By 2 PM, I threw caution to the wind and hopped on a songthaew that’s bound for Warin Chamrab, a district at the fringes of Ubon. How big is it? Let’s consider that it has 15 sub-districts (tambon) and 185 villages (muban). I was setting my sights on Bung Mai (brochures call it Bung Wai), the village where Wat Pa Nana Chat is! My songthaew crossed the bridge over the Moon River until we reached Warin Market, an important landmark. I bought persimmon (Sharon fruit) at 10B a piece and a blackish purple fruit called somwang, also 10B a pack. It tasted like peanuts, but has the consistency of an apple, though a bit firmer in the mouth.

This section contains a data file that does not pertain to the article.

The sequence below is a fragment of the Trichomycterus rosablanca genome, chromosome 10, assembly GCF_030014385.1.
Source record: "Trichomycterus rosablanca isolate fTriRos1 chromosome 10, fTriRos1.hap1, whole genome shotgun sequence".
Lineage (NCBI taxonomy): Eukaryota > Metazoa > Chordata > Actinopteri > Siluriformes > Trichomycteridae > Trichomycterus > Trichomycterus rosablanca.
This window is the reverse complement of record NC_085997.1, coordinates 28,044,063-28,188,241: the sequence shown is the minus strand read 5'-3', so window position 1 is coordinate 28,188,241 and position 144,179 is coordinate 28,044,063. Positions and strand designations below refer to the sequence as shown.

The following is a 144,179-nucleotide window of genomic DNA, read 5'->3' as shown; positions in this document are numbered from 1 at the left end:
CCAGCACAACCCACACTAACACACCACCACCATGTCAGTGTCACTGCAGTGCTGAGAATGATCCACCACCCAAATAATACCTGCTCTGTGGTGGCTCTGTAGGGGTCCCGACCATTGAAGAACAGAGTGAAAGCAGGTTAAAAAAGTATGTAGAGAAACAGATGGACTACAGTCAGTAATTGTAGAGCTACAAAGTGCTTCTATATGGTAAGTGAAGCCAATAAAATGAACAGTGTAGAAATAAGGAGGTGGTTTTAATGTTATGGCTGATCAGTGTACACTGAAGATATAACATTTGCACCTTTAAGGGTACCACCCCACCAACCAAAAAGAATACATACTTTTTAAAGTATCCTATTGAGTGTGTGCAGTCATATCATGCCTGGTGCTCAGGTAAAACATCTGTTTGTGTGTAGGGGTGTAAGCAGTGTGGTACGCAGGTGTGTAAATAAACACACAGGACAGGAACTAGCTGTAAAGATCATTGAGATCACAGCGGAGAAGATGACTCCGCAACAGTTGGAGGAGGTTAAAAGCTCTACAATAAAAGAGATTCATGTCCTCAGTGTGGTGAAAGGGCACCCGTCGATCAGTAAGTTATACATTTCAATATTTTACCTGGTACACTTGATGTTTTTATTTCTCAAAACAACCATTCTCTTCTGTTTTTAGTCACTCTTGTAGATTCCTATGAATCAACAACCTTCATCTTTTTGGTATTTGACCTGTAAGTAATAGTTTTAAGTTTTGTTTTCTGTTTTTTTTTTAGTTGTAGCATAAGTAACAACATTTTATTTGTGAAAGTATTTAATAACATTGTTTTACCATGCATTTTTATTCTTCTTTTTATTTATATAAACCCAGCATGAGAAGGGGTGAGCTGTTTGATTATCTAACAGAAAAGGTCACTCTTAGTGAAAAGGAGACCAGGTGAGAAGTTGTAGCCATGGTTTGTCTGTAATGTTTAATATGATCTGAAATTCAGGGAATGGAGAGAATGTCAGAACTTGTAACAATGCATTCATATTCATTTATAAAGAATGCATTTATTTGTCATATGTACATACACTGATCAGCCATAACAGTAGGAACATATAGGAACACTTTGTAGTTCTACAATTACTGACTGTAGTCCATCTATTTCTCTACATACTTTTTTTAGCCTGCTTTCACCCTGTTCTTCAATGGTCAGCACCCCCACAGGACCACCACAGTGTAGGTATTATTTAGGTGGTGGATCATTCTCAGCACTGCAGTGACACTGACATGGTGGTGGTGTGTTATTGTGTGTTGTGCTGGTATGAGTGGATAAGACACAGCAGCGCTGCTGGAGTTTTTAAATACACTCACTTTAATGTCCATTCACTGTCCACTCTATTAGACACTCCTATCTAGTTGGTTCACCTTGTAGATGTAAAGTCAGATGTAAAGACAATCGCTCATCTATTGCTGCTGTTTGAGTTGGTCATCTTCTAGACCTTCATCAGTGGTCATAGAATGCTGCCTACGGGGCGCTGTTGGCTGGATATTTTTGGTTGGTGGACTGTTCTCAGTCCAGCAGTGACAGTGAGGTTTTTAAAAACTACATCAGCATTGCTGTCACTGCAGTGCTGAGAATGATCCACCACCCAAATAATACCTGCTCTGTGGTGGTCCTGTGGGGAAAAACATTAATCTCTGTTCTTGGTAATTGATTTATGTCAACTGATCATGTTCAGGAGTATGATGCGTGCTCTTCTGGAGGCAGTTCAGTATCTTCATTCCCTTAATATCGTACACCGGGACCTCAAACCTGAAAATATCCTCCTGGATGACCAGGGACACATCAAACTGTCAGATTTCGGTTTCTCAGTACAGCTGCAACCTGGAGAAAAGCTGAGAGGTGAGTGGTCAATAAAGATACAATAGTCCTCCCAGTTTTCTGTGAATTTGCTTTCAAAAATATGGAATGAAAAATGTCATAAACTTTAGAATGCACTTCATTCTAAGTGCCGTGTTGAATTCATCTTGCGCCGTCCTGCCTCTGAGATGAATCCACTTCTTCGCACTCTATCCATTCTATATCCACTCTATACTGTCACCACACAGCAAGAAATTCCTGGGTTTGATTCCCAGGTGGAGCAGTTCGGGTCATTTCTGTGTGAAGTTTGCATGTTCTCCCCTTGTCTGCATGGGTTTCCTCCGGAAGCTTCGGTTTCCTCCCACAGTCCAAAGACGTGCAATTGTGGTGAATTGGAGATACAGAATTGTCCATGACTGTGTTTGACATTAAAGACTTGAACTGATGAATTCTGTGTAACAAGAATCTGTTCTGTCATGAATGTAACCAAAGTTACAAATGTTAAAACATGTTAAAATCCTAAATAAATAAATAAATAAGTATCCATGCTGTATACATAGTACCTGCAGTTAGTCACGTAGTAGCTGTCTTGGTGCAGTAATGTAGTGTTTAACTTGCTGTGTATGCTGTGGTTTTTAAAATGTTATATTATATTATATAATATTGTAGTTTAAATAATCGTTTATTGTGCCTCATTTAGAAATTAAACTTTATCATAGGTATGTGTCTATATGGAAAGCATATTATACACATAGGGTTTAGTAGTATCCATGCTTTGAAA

Warin Market



After a 5-minute market sojourn, I found a red songthaew (10B) in front of the market. The driver was a lady. I asked her twice: “Wat Pa Nana Chat?” She had an earnest grin and nodded. I joined several daily commuters: mothers picking up their children from school, laborers from some factory, merchants getting supplies from the market. But this particular ride seemed to have destinations other than Ban Bung Wai. We took the sinewy road and drove uphill. Then we stopped in front of a school. The driver was likewise picking up her child. The funny thing was, no one seemed to be in a hurry. Other commuters got off the truck and bought drinks that were emptied in cellophanes. I was envious. I haven’t had a proper meal since my Air Asia flight. So I dug inside my backpack and started munching on my persimmon – and people began looking my way. I guess it’s not exactly street food. Haha